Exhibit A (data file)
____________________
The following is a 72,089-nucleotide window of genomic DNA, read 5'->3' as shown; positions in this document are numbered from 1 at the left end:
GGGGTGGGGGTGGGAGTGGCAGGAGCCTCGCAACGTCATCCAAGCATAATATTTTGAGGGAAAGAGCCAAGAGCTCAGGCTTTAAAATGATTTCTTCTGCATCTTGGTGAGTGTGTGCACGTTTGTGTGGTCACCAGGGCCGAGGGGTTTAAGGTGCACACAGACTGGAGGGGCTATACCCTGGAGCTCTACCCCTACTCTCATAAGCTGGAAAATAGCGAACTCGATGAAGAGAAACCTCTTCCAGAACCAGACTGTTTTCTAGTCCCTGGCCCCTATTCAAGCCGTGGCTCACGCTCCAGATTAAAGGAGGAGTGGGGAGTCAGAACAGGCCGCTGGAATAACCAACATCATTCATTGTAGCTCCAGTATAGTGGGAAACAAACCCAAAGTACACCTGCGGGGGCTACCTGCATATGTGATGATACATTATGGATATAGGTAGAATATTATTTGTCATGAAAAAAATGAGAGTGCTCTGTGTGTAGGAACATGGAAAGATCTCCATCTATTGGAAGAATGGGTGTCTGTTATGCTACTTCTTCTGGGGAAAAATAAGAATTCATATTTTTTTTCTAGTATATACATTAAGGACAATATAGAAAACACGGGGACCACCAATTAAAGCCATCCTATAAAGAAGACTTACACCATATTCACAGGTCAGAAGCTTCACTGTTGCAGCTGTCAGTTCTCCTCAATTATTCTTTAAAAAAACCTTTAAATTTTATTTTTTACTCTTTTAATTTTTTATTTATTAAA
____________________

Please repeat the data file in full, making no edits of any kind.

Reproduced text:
The following is a 72,089-nucleotide window of genomic DNA, read 5'->3' as shown; positions in this document are numbered from 1 at the left end:
GGGGTGGGGGTGGGAGTGGCAGGAGCCTCGCAACGTCATCCAAGCATAATATTTTGAGGGAAAGAGCCAAGAGCTCAGGCTTTAAAATGATTTCTTCTGCATCTTGGTGAGTGTGTGCACGTTTGTGTGGTCACCAGGGCCGAGGGGTTTAAGGTGCACACAGACTGGAGGGGCTATACCCTGGAGCTCTACCCCTACTCTCATAAGCTGGAAAATAGCGAACTCGATGAAGAGAAACCTCTTCCAGAACCAGACTGTTTTCTAGTCCCTGGCCCCTATTCAAGCCGTGGCTCACGCTCCAGATTAAAGGAGGAGTGGGGAGTCAGAACAGGCCGCTGGAATAACCAACATCATTCATTGTAGCTCCAGTATAGTGGGAAACAAACCCAAAGTACACCTGCGGGGGCTACCTGCATATGTGATGATACATTATGGATATAGGTAGAATATTATTTGTCATGAAAAAAATGAGAGTGCTCTGTGTGTAGGAACATGGAAAGATCTCCATCTATTGGAAGAATGGGTGTCTGTTATGCTACTTCTTCTGGGGAAAAATAAGAATTCATATTTTTTTTCTAGTATATACATTAAGGACAATATAGAAAACACGGGGACCACCAATTAAAGCCATCCTATAAAGAAGACTTACACCATATTCACAGGTCAGAAGCTTCACTGTTGCAGCTGTCAGTTCTCCTCAATTATTCTTTAAAAAAACCTTTAAATTTTATTTTTTACTCTTTTAATTTTTTATTTATTAAA